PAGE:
Transitional Social Housing is an innovative housing type that breaks the traditional dichotomy of private and public housing, usually run by NGOs or social enterprises to provide decent accommodation and supporting services to help tenants improve their lives.
Initiated by PolyU Jockey Club Design Institute for Social Innovation (JCDISI), the Transitional Social Housing Action Project has picked three sites in Hong Kong to explore implementable schemes under various physical and social environments. WSP, in collaboration with JCDISI and a social innovation design studio C-Lab, has worked on this comprehensive master plan for the Ma Wan Old Village.
Full of heritage value yet being vacated for 20 years, the 250-year-old village is located on Ma Wan, an island close to Tsing Yi and Lantau Island with an area of less than 1 km2. With conservation and community building in mind, our transitional social housing plan is indeed a comprehensive revitalisation scheme injecting life and vibrancy in Ma Wan Old Village to rebuild a sustainable community.
In response to future social demographic trends, our plan proposes to erect two 17.5m high five-storey buildings built by 158 modular integrated construction (MiC) units, which could provide an elderly home, a youth hostel facility and community facilities. To increase Ma Wan Old Village’s resilience against extreme climatic conditions, such as typhoon and flooding. Seawall strengthening works is proposed which will also create for road access, connect the disjointed waterfront and enable the implementation of the heritage walk to improve connectivity to the rest of the island. WSP’s engineers offered technical advisory on the use of MiC technology with MEP and structural solutions for this plan. Adopting MiC will reduce disturbance to the structural integrity of the old village houses and structures nearby while shortening the construction cycle to minimise environmental impact to Ma Wan Island.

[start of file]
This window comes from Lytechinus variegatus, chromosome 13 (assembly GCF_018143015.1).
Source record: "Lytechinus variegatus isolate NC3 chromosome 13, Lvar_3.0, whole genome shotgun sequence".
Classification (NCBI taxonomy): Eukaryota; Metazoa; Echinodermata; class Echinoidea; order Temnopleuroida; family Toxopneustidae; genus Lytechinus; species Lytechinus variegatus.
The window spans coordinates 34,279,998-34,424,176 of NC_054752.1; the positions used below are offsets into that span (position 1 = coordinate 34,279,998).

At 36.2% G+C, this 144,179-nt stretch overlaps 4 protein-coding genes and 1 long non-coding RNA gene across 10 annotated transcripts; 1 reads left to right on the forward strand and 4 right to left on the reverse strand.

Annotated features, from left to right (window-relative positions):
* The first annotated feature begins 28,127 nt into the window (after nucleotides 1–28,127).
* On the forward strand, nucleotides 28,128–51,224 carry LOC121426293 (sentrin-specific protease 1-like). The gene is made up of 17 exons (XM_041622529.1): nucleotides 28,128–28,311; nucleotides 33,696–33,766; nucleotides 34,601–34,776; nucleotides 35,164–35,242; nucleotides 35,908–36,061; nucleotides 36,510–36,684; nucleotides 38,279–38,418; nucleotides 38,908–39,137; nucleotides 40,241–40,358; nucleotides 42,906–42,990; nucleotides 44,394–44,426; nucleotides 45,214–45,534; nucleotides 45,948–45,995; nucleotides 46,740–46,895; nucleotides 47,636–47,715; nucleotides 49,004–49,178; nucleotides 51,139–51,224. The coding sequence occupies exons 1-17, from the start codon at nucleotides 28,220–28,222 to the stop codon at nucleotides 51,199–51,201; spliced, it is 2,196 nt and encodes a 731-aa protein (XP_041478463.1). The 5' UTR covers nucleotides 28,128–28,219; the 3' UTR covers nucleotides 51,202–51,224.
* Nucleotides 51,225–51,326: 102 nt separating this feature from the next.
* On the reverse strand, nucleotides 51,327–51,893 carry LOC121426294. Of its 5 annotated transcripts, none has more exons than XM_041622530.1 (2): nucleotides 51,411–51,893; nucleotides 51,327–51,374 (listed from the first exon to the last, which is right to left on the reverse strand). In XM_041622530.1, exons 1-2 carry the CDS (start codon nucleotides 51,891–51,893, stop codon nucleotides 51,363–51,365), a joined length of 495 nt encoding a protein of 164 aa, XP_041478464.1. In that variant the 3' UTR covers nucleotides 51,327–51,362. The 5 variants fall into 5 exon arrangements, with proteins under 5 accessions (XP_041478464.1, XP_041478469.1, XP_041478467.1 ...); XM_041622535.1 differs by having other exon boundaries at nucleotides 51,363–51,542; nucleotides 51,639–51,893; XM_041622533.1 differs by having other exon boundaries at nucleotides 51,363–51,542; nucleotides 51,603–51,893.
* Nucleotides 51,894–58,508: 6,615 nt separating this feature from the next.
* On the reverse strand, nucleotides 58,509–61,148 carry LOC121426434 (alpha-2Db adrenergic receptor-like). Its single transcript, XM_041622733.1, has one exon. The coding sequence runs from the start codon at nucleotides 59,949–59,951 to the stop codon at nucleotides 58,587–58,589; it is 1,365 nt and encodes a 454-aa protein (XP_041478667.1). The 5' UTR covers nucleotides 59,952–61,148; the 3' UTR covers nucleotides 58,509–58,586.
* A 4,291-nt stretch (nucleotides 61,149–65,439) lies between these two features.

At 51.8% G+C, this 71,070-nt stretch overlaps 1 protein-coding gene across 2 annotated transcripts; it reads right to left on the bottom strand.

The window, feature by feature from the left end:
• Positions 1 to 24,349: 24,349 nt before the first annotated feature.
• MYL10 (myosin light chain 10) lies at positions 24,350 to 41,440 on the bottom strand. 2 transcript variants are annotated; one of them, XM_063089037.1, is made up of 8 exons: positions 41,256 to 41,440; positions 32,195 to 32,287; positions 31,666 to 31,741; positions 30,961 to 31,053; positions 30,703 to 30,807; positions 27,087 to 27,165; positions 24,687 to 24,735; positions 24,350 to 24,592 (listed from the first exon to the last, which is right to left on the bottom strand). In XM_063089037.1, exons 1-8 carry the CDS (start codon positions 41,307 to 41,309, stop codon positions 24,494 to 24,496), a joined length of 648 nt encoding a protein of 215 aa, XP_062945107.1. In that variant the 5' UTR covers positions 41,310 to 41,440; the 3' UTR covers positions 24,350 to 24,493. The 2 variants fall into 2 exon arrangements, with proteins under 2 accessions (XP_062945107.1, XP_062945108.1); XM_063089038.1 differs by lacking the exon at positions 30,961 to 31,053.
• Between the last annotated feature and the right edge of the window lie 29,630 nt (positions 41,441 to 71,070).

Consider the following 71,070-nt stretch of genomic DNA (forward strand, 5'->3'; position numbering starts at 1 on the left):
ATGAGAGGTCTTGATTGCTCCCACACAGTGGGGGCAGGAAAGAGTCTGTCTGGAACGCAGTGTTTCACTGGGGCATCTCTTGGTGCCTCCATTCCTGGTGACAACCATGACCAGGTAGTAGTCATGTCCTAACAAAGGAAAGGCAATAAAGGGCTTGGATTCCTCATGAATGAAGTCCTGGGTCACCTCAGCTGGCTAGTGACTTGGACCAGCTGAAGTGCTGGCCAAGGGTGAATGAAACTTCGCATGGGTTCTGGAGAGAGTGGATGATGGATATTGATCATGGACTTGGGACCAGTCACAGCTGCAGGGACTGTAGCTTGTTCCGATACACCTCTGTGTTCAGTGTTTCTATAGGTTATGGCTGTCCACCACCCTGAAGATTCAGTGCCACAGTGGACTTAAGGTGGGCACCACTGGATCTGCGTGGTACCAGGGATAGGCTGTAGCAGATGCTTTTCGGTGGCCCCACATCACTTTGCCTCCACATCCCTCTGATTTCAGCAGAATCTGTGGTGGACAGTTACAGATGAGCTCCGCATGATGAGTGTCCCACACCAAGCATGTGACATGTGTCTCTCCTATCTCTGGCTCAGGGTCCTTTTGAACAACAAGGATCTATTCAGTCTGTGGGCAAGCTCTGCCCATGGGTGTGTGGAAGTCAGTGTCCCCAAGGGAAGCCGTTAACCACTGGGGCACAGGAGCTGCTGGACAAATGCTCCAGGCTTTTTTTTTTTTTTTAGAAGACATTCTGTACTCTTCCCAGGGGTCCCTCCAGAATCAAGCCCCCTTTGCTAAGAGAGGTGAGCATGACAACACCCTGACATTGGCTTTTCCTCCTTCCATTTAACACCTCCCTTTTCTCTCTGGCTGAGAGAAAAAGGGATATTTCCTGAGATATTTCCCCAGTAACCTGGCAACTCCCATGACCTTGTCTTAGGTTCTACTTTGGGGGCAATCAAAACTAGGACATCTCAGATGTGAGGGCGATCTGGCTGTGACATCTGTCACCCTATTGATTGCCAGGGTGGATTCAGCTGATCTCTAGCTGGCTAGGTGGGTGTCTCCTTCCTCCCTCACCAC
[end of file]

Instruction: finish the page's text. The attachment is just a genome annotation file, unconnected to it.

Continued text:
Praising the plan as a “people-oriented approach” with “some original, sustainable and resilient planning proposals” through the team’s tremendous and meticulous efforts, the adjudicators credited that the study deserves high commendation and could serve as a model for other village developments to follow.
This award-winning plan can be found in the project report.
Organised by the HKIP, the annual award recognises planners for their outstanding achievement in town planning and encouraging pursuit of excellence in good planning principles and practices. You may read the full list of winners from the HKIP’s website.